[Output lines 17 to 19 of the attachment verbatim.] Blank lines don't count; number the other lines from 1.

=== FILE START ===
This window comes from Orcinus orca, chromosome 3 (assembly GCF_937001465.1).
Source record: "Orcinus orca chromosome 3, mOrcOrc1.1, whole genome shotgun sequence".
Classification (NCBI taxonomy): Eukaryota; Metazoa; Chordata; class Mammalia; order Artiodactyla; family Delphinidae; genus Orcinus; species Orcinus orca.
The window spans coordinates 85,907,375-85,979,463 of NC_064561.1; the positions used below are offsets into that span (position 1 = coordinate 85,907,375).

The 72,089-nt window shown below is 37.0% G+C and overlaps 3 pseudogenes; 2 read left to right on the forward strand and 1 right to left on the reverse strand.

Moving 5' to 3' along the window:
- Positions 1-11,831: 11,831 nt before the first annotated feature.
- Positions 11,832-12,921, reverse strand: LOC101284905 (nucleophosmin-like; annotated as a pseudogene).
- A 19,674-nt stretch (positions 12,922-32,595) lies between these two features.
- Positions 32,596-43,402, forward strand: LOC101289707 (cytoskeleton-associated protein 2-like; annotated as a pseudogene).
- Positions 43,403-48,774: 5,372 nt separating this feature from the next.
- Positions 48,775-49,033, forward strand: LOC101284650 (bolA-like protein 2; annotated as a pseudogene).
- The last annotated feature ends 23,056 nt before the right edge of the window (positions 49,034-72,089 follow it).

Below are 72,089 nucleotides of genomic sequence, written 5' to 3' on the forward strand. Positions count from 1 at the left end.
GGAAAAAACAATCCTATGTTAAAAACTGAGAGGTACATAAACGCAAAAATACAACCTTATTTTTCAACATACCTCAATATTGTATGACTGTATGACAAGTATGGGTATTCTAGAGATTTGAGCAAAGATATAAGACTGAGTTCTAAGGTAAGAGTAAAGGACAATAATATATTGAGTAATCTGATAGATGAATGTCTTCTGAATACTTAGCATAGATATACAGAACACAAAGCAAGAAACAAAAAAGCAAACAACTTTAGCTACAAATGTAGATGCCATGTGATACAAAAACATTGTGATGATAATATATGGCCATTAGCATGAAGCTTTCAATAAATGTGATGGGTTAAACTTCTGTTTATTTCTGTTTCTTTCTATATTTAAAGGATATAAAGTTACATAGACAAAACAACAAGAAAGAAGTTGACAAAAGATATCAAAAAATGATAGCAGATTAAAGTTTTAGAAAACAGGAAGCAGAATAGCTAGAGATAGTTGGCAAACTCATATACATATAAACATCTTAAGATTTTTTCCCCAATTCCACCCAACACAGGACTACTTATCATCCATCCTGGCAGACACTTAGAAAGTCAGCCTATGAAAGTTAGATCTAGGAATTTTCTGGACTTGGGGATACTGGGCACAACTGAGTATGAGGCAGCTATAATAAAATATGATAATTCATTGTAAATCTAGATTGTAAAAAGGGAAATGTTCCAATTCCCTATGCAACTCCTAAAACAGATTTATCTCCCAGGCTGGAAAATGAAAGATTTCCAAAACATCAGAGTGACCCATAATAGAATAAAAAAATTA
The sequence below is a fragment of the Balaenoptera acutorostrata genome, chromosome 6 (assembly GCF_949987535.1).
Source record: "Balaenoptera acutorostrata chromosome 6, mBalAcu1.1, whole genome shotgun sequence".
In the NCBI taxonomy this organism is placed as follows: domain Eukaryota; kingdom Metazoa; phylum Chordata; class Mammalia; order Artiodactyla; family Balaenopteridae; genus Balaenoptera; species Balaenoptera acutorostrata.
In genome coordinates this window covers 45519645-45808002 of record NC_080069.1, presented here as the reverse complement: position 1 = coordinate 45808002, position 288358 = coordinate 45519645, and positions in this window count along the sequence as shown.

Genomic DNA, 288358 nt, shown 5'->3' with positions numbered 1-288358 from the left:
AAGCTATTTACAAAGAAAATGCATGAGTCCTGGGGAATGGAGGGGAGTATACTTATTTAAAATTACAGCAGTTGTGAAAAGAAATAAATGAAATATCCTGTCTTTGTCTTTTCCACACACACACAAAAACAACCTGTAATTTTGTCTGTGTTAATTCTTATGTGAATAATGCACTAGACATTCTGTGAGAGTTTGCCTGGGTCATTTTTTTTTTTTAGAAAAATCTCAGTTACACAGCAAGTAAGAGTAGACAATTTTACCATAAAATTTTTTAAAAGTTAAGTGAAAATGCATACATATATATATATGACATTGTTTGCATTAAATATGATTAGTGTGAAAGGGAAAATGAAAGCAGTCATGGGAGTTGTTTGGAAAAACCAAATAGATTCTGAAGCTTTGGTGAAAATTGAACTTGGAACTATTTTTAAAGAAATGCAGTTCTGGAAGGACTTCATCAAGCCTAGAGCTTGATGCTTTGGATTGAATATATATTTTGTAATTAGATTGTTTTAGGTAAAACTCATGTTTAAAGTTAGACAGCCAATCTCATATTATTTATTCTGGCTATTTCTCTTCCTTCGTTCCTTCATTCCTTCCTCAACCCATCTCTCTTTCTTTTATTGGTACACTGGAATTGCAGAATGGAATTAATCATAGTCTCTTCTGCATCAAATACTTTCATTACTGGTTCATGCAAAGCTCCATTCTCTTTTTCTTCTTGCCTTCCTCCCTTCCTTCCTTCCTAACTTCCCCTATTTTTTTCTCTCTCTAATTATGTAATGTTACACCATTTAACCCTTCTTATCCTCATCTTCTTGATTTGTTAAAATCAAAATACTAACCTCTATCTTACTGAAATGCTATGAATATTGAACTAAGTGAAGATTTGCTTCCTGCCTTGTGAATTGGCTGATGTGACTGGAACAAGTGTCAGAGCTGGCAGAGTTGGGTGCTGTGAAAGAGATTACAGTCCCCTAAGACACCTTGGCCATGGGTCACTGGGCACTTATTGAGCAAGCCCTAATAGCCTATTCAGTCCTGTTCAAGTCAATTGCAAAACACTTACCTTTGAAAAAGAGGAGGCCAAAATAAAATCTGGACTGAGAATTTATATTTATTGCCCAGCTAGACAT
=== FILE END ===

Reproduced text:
Source record: "Balaenoptera acutorostrata chromosome 6, mBalAcu1.1, whole genome shotgun sequence".
In the NCBI taxonomy this organism is placed as follows: domain Eukaryota; kingdom Metazoa; phylum Chordata; class Mammalia; order Artiodactyla; family Balaenopteridae; genus Balaenoptera; species Balaenoptera acutorostrata.
In genome coordinates this window covers 45519645-45808002 of record NC_080069.1, presented here as the reverse complement: position 1 = coordinate 45808002, position 288358 = coordinate 45519645, and positions in this window count along the sequence as shown.